On Becoming a Rock Musician

By H. Stith Bennett | Go to book overview

Playing

Local Rock Events For copy groups the problem of performance is to find ways to use the instruments and equipment of the live medium to approximate aesthetics originally produced through the recording medium. As has been shown, the process of hearing recorded sounds and transforming them into performable sounds is the essential musical knowledge of local rock musicians, and it is in this sense that recordings serve as a notational system and that the copy group serves as its own pedagogical institution. Taking this approach a step further and applying it to a local group's performance, then, is tracing the ways in which the parameters of the recording consciousness are recapitulated in the live rock event. It is important to remember that the sound control possibilities of the media themselves—the studio environment or the band's portable audio environment—are not aesthetics, but resources. It is the unique combination of those controls that produces (and reproduces) the collectively negotiated good sounds—electronically emphasized ways of listening—that are aesthetics in this context. An aesthetic, then, is a way of playing with sound, and the means of electronic sound control can provide a practical infinity of aesthetics by the arrangement of their elements. For the copy group's purposes each commercial recording is exemplary of an aesthetic—a sound— which can be differentiated by parts and then re-integrated into a performance. Composers, musicians, producers, and engineers make recordings with identifiable sound control choices which are then approximated in performance by copy groups as "the same" sound.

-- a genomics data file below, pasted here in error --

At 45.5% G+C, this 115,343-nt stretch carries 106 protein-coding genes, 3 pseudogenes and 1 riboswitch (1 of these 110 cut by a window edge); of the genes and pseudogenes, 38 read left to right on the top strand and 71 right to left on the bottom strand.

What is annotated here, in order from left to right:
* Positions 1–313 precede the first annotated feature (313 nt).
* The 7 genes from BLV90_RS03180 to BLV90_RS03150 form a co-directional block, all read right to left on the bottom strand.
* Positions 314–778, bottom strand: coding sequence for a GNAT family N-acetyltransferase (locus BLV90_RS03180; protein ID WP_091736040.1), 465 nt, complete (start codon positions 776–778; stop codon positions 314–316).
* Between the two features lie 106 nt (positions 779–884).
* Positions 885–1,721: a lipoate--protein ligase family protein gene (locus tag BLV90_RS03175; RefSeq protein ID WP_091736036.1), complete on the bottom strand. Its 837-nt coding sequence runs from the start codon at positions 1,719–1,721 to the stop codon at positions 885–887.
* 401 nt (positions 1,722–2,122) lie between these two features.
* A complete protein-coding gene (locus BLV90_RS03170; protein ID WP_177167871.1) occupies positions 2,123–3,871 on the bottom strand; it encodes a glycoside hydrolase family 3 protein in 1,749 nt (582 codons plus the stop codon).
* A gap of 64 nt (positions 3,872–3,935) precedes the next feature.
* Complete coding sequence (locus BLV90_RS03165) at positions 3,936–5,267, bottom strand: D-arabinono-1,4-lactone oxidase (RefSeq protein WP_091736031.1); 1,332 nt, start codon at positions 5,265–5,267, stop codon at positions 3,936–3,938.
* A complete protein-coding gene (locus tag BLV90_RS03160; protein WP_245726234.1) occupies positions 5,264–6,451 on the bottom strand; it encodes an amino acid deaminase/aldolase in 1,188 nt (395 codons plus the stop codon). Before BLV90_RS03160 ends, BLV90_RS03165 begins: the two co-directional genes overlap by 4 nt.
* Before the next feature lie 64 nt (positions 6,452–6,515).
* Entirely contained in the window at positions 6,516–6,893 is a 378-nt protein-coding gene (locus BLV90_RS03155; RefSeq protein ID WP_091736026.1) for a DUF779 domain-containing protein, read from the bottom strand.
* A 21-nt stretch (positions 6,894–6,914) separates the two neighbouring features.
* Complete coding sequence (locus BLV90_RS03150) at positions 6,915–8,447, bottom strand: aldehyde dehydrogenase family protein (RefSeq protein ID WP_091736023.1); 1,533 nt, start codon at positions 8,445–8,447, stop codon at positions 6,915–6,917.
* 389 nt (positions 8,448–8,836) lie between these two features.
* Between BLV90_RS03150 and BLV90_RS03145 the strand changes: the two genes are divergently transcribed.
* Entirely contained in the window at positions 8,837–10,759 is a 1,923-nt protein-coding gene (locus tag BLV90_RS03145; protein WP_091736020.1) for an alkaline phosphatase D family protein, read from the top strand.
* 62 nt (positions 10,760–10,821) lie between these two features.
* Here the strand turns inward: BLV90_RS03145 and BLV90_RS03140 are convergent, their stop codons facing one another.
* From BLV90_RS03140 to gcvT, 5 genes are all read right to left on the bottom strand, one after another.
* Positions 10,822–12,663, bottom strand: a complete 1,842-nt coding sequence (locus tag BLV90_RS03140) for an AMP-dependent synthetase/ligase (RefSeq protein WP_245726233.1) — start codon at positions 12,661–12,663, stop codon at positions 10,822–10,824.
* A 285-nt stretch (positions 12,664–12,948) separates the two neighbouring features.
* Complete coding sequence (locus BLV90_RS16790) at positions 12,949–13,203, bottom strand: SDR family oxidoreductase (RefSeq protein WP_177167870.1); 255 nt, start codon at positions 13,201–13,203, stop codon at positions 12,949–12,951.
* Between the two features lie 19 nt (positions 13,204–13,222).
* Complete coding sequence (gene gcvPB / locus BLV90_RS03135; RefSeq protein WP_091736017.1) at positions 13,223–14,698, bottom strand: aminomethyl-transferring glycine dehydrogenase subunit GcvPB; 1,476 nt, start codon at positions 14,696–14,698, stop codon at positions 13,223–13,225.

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On Becoming a Rock Musician
Table of contents

Table of contents

  • On Becoming a Rock Musician *
  • Acknowledgments *
  • Contents *
  • Preface *
  • I - Group Dynamics *
  • Introduction *
  • Group Definition and Redefinition *
  • II - Rock Ecology *
  • Instruments and "The Outside World" *
  • Equipment and the Band Van *
  • Gigs *
  • III - Mastering the Technological Component *
  • Technology and the Music *
  • The Realities of Practice *
  • IV - Performance: Aesthetics and the Technological Imperative *
  • Playing *
  • "Other People's Music" *
  • Appendix *
  • Loudness and Equalization *
  • Notes *
  • A Guide for the Reader *
  • Bibliography *
  • Index *
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